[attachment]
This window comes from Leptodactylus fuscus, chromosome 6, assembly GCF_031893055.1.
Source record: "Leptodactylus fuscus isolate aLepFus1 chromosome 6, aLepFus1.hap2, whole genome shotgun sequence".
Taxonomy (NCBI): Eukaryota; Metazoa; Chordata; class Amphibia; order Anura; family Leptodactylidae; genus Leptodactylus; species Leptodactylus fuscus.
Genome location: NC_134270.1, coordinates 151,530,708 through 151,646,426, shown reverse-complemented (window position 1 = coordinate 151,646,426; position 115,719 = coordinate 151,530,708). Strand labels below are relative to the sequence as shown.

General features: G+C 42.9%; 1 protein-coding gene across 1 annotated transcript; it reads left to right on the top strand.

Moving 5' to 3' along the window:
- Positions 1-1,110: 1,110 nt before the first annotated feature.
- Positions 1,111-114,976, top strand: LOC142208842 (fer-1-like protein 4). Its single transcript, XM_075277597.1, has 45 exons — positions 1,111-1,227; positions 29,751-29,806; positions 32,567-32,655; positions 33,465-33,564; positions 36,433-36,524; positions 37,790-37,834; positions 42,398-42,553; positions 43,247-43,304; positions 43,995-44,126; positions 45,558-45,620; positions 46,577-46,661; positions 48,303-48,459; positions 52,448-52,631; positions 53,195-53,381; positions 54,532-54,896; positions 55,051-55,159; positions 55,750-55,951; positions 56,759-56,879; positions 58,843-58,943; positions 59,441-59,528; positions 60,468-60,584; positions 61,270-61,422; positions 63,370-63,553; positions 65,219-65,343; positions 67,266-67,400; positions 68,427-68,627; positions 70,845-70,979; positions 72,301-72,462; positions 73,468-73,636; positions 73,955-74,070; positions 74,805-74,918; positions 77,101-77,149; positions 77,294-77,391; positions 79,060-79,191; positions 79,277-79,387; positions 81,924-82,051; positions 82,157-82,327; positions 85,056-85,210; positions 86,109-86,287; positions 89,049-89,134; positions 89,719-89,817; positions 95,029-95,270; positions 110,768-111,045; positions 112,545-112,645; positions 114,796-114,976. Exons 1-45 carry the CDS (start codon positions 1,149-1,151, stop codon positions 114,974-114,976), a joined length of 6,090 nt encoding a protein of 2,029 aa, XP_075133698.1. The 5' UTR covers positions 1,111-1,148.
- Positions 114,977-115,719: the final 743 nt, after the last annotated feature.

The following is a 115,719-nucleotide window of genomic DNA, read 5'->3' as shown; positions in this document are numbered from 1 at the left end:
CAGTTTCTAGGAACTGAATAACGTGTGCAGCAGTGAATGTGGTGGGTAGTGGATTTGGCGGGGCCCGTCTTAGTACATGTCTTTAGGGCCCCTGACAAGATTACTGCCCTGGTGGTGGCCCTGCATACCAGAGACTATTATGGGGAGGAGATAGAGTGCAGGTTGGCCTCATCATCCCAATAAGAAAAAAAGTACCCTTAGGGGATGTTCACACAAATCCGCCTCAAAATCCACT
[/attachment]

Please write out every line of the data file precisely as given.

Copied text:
This window comes from Leptodactylus fuscus, chromosome 6, assembly GCF_031893055.1.
Source record: "Leptodactylus fuscus isolate aLepFus1 chromosome 6, aLepFus1.hap2, whole genome shotgun sequence".
Taxonomy (NCBI): Eukaryota; Metazoa; Chordata; class Amphibia; order Anura; family Leptodactylidae; genus Leptodactylus; species Leptodactylus fuscus.
Genome location: NC_134270.1, coordinates 151,530,708 through 151,646,426, shown reverse-complemented (window position 1 = coordinate 151,646,426; position 115,719 = coordinate 151,530,708). Strand labels below are relative to the sequence as shown.

General features: G+C 42.9%; 1 protein-coding gene across 1 annotated transcript; it reads left to right on the top strand.

Moving 5' to 3' along the window:
- Positions 1-1,110: 1,110 nt before the first annotated feature.
- Positions 1,111-114,976, top strand: LOC142208842 (fer-1-like protein 4). Its single transcript, XM_075277597.1, has 45 exons — positions 1,111-1,227; positions 29,751-29,806; positions 32,567-32,655; positions 33,465-33,564; positions 36,433-36,524; positions 37,790-37,834; positions 42,398-42,553; positions 43,247-43,304; positions 43,995-44,126; positions 45,558-45,620; positions 46,577-46,661; positions 48,303-48,459; positions 52,448-52,631; positions 53,195-53,381; positions 54,532-54,896; positions 55,051-55,159; positions 55,750-55,951; positions 56,759-56,879; positions 58,843-58,943; positions 59,441-59,528; positions 60,468-60,584; positions 61,270-61,422; positions 63,370-63,553; positions 65,219-65,343; positions 67,266-67,400; positions 68,427-68,627; positions 70,845-70,979; positions 72,301-72,462; positions 73,468-73,636; positions 73,955-74,070; positions 74,805-74,918; positions 77,101-77,149; positions 77,294-77,391; positions 79,060-79,191; positions 79,277-79,387; positions 81,924-82,051; positions 82,157-82,327; positions 85,056-85,210; positions 86,109-86,287; positions 89,049-89,134; positions 89,719-89,817; positions 95,029-95,270; positions 110,768-111,045; positions 112,545-112,645; positions 114,796-114,976. Exons 1-45 carry the CDS (start codon positions 1,149-1,151, stop codon positions 114,974-114,976), a joined length of 6,090 nt encoding a protein of 2,029 aa, XP_075133698.1. The 5' UTR covers positions 1,111-1,148.
- Positions 114,977-115,719: the final 743 nt, after the last annotated feature.

The following is a 115,719-nucleotide window of genomic DNA, read 5'->3' as shown; positions in this document are numbered from 1 at the left end:
CAGTTTCTAGGAACTGAATAACGTGTGCAGCAGTGAATGTGGTGGGTAGTGGATTTGGCGGGGCCCGTCTTAGTACATGTCTTTAGGGCCCCTGACAAGATTACTGCCCTGGTGGTGGCCCTGCATACCAGAGACTATTATGGGGAGGAGATAGAGTGCAGGTTGGCCTCATCATCCCAATAAGAAAAAAAGTACCCTTAGGGGATGTTCACACAAATCCGCCTCAAAATCCACT